That said, I also tend to dislike people who act irrationally when presented with something they don’t like. It dilutes any moral/legal high ground they may have had in the face of unjust action by a police officer. I also dislike people who think they won’t get any response when they sling an AR and walk around in anything but the most remote areas. Even if it’s perfectly legal in your area, most people don’t know that, and even many cops may be unaware of your behavior being legal and not probable cause for a stop. Unless you’re out there specifically to make a point about open carry – well, if you are out there for that purpose, then you definitely shouldn’t make the sort of statements the Army SNCO appears to have made. See my above comment about rational behavior.

When this person also has a history of making things up – then makes claims/charges that cannot be corroborated by their video – I become skeptical and do not wish to take a side.

I was once told by a state trooper during a traffic stop that if I reached for the handgun on my passenger seat, “it’s over.” The next words out of his mouth were “Now hand it to me.”

I could have thrown a hissy fit about “being disarmed” – or pointed out the cognitive dissonance involved in his statements. Shortly thereafter, I might have ended up with a free bullet or two from that trooper’s .40 caliber Sig, which he had his hand on in its holster, retention lever down. Or been arrested for some random charge, or gotten a much bigger traffic citation than he ended up writing.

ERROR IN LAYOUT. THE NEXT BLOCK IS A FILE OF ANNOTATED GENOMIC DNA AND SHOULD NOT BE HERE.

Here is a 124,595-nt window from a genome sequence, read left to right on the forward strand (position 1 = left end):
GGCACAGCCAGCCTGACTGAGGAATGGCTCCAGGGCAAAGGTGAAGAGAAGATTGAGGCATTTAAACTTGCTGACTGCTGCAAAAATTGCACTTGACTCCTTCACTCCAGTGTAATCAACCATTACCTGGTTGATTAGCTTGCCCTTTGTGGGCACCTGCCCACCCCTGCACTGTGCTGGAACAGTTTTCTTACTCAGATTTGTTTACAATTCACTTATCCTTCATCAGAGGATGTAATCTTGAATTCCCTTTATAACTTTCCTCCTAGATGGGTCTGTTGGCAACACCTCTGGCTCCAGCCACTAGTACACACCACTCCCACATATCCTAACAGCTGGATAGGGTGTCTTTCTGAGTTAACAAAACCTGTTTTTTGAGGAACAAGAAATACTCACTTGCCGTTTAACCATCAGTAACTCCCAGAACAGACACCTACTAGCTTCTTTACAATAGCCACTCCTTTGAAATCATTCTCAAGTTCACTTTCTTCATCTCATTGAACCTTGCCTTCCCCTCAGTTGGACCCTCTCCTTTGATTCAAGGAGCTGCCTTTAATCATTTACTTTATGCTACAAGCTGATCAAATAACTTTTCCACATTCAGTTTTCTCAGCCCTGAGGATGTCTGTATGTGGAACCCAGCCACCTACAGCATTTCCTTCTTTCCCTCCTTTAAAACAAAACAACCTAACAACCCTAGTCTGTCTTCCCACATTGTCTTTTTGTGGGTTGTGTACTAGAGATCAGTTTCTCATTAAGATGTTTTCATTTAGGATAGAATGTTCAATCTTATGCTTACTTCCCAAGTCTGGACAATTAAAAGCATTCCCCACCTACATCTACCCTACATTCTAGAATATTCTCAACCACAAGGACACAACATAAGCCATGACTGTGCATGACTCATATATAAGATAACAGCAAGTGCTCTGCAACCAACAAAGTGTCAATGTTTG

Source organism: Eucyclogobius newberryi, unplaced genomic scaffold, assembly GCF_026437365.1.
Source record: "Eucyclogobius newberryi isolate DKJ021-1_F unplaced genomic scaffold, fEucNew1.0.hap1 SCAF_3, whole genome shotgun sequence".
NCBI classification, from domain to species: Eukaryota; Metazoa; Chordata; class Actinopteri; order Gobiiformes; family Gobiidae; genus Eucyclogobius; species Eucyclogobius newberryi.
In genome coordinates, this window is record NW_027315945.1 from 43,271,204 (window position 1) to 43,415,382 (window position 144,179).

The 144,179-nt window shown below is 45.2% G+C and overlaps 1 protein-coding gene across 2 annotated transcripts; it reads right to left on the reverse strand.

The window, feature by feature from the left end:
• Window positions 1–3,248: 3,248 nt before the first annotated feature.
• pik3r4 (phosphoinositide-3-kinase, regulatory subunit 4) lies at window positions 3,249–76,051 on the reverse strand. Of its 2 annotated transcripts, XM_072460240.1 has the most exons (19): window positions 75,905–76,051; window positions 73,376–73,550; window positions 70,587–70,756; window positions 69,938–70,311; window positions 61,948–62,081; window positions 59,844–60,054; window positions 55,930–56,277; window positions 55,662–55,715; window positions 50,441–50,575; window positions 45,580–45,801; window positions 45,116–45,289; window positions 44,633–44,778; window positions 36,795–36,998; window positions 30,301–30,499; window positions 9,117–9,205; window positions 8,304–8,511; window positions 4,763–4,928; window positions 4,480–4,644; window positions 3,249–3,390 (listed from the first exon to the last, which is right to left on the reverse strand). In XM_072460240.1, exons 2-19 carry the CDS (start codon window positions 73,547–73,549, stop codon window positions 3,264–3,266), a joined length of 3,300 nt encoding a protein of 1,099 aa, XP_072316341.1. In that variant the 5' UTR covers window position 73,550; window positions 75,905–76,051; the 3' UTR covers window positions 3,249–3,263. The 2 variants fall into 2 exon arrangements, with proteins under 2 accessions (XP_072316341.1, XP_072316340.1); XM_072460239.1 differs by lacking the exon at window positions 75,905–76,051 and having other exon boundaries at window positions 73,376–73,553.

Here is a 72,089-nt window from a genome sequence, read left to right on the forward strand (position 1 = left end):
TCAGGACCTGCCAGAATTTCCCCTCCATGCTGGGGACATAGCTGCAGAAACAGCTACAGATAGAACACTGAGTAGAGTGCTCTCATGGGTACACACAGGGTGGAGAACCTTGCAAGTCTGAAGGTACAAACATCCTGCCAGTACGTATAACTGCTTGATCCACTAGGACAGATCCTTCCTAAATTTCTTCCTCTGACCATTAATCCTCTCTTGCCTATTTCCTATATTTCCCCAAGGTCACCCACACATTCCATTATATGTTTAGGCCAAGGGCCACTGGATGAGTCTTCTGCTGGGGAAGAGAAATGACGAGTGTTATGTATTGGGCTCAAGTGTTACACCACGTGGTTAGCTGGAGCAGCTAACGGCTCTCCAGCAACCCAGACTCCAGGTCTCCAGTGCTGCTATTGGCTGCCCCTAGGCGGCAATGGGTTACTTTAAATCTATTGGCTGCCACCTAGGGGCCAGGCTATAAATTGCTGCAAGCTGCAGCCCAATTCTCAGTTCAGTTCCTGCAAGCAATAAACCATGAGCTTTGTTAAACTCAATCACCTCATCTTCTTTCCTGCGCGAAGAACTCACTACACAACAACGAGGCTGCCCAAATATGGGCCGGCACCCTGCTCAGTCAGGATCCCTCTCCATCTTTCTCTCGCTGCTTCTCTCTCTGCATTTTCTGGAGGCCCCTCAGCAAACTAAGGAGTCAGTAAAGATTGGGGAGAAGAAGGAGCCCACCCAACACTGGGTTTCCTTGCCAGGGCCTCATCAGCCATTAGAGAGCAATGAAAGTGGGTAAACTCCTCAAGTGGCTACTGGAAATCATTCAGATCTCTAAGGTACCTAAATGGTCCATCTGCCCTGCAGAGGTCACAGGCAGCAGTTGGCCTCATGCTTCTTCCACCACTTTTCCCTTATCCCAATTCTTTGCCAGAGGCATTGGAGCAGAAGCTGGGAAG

But I chose to tell him verbally that I would pick it up with my left hand and pass it over. Then I did exactly that. He calmed down, we had a nice talk, and I ended up with no points on my license.

Sometimes, when dealing with police, it’s better to momentarily comply with their instructions than it is to make a mountain out of a molehill. If you so desire, you may contest the actions of the officer later without a high risk of damage to your person, your finances, or your career.

Gun Owners Need To Police Themselves

I think gun owners can and should play a role in identifying potential mass killers. We’re the people who will in some way encounter a lot of murderers before they act, and we know what stands out. When it’s appropriate, we need to discuss relevant facts with the proper authorities. That’s not to say we should report anyone and everyone for anything that looks mildly odd, but if you have a gut feeling that something is wrong, you should act on that feeling.

Five Tips For Precision Rifle Shooting On A Budget